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Windows User Group

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  1. Windows User Group Active Directory

  2. Objectives • Where did Active Directory come from • Why is AD the way it is • What is AD fundamentally • What does this mean to you • Where is AD going

  3. Agenda • Directory Services History • What is Active Directory • How to implement AD • Active Directory Futures • Windows 2003 R2 • Active Directory Federation Services

  4. Security • Identity - The catalog of what you have and who you are • Authentication – How do you know that someone is who they claim to be • What you are • What you have • What you know • Authorization – What can they do? • Auditing – Who did what?

  5. Directory Services • External (Public) Directories • X.500 (de jure) • DNS (de facto) • RFC 2247 • PKI (not a DS but here for discussion) • Internal Directories • IBM Mainframe (eg RACF, NetBIOS) • UNIX (e.g. Host file, NIS, YP) • Novell Bindery/NDS • Banyan StreetTalk • LDAP

  6. Active Directory Design Goals • Maintain Download compatibility with NetBIOS domains • Utilize Kerberos Realms as the primary native namespace • Utilize LDAP as the access/query protocol • Support PKI • Dynamically extensible • Performance/cost

  7. RFC 2247 is the Key • X.500 never achieved global operational stability • DNS became the defacto global naming standard • RFC 2247 mapped the X.500 naming standard into the DNS nomenclature • Administrative boundaries moved from the OU (x.500) to the DC (DNS). This is a point of contention with x.500-based directory services to this day. • The Domain Component mapped directly into the kerberos realm and NetBIOS Domain namespace model. • NetBIOS Shortnames became the Relative Distinguished Name (RDN) • PKI Security boundaries mapped into the DC authority level. • PKI cross-signed trusted mapped into the inter-domain trust model.

  8. Active Directory Functional Components • Database • Optimize for queries • Efficient use of space (sparse data) • Replication Engine • Protocol Headers • NetBIOS • LDAP • DAP • Kerberos • PKI • other • Management Interfaces

  9. AD Database Issues • Database structure • Bootstrapping • Attribute granularity • Attribute-level permissioning • Multi-valued attributes • Linked value integrity • Schema Extensibility • Replication • Replication topology • Replication protocols • Collision detection/resolution

  10. AD Namespaces • Forest Common • Schema Context • Small and rarely Changes • Common throughout the forest • Configuration Context • Global Catalog • Contains a subset of attributes • Glues the forest together • Domain • Domain Naming Context • Contains all details of each domains objects • Application Namespaces

  11. Floating Single Master Operations • Forest-Wide Roles • Schema Master • Domain Naming Master • Domain-Wide Roles • Primary Domain Controller Emulator • RID Master • Infrastructure Master • Updates user-group relationships

  12. What’s new with AD Branch Offices this year? • Windows Server 2003 Branch Office guide released to web • 250 pages of proven and supported recommendations. • New Branch Office Monitoring tool (Brofmon) • V1.1 of guide shipped • Upcoming Win2k03 Sp1 changes: • ADLB.EXE and DCDIAG.EXE have fixes (both updates are in the Branch Office Guide) • Ultrasound is a FRS monitoring tool which shipped late 03’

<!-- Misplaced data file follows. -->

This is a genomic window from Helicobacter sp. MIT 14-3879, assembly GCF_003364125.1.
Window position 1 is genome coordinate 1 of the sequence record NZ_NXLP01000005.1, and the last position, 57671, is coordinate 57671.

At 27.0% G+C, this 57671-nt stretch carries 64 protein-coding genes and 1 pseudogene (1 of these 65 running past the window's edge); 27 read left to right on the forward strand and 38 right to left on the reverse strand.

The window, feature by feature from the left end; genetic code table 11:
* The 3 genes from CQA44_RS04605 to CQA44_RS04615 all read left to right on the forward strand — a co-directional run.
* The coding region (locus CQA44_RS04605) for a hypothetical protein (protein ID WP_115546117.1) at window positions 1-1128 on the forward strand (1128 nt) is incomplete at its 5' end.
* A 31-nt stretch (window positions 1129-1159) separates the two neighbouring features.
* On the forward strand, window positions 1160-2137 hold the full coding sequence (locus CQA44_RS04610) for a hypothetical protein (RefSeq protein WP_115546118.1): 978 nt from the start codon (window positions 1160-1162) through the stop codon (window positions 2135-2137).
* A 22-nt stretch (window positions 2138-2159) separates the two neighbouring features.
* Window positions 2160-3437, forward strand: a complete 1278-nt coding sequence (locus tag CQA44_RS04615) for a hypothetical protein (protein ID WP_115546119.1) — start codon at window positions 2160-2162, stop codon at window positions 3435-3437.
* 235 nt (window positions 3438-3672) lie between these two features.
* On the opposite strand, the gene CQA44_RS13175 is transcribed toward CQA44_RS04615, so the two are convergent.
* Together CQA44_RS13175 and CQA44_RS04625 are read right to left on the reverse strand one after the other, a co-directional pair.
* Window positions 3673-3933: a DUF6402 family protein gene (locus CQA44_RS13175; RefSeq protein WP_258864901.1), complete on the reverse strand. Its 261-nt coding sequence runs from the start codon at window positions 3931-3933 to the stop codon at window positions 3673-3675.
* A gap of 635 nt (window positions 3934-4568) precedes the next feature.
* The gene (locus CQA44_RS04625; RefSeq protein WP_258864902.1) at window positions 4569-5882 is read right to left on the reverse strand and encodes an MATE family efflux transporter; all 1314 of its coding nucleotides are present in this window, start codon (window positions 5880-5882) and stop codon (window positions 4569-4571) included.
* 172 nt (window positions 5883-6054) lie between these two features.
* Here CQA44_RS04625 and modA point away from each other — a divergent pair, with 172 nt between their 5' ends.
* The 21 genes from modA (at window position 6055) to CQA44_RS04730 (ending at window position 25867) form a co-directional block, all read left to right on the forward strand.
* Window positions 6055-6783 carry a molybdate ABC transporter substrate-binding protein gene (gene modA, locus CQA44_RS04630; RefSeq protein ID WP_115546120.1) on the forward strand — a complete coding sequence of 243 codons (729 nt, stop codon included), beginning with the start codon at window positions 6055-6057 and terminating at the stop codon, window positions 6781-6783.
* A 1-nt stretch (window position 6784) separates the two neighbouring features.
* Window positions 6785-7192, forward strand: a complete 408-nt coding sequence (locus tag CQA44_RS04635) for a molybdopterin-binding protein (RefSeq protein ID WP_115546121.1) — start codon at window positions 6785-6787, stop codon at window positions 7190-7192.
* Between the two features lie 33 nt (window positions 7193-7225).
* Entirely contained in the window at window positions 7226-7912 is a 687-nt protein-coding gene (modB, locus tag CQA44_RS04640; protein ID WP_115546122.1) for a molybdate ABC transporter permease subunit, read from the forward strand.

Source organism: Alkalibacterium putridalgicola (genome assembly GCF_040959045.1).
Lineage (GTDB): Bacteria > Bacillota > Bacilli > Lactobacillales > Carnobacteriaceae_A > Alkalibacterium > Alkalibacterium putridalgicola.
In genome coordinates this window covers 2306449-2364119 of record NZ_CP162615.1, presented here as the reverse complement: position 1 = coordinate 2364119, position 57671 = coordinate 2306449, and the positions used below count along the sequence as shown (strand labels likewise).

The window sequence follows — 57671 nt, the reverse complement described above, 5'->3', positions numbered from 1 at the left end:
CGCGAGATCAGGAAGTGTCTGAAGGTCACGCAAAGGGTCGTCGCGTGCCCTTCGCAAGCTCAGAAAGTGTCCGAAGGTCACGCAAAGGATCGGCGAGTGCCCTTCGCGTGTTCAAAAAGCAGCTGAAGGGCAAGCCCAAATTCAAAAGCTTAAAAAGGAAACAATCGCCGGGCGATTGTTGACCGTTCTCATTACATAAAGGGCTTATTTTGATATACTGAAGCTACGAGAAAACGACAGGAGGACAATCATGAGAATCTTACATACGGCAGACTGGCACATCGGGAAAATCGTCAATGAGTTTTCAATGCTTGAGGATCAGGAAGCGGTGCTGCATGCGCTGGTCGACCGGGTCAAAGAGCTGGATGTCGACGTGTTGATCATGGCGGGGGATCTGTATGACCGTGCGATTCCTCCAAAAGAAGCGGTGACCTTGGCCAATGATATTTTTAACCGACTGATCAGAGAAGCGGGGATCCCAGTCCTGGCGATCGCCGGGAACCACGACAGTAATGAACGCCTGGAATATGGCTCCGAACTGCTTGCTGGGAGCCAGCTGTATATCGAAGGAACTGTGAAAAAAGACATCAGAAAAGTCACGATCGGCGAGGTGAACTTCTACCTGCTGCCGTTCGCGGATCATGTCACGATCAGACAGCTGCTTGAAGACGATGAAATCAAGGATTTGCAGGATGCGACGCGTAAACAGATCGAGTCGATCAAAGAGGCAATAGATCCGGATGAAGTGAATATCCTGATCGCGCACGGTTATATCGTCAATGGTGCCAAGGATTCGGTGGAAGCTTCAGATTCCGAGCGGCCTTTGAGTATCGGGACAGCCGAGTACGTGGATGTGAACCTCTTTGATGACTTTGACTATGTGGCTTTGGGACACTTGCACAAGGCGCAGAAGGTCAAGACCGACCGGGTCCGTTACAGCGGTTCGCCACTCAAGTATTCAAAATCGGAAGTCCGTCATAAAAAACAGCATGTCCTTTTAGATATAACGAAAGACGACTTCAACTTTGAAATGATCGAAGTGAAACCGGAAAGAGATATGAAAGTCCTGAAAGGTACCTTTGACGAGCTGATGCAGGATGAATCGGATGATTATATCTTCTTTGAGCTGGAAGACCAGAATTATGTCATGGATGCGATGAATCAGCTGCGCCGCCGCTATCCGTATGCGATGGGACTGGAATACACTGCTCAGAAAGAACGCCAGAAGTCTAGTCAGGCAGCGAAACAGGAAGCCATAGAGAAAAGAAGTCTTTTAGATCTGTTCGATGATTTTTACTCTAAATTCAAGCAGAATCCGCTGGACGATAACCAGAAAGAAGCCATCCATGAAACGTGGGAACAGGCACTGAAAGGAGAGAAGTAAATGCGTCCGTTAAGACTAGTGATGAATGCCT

13. What’s upcoming with AD Branch Offices? • R2 – Branch Office Team building branch office solution for role deployment • V 2.0 of the AD Branch Office Guide should ship March ‘05 • New chapter on Disaster Recovery for branches • New tool and process for converting all manual connections to KCC generating • Longhorn server - branch appliance for authentication\authorization

  14. AD Branch Office Scenario

  15. What Makes a Branch Office Design Interesting? • IP connectivity incl. WAN, link speed, Dial on demand, routers, firewalls, IPSEC • Name resolution incl. DNS server, zone and client configuration • Active Directory replication to a large number of replication partners • FRS replication • Group policy implementation • Considerations • Proper care of DNS name resolution will guarantee replication success • IPSEC preferred firewall solution

  16. New Features in Windows 2003 for Branch Office Deployments • KCC improvements • KCC/ISTG inter-site topology generation • Bridgehead Server load-balancing and connection object load-balancing tool (ADLB.EXE) • KCC redundant connection object mode for branch offices • No more “keep connection objects” mode if replication topology is not 100% closed • Better event logging to find disconnected sites • Replication improvements • Linked-Valued Replication • More replication priorities • Intra-Site before Inter-Site • NC priorities: Schema -> Config -> domain -> GC -> DNS • Notifications clean-up after site move • Lingering Object detection

  17. New Features in Windows 2003 for Branch Office Deployments • No GC full-sync • In Windows 2000, schema changes that changed the PAS triggered GC full sync • Removed in Windows 2003 • Universal Group Caching • DNS Improvements • Install from media • FRS improvements • Plus many more….

  18. Active Directory DeploymentFor Branch Offices • Active Directory Design • Forest design • Decide on centralized or decentralized deployment • Domain design • DNS design • Site topology and replication design • Capacity planning • Monitoring design • Active Directory deployment • Deploying and monitoring non-branch domains • Deploying branches domain in hub site • Deploying and monitoring a staging site • Deploying and monitoring the branch sites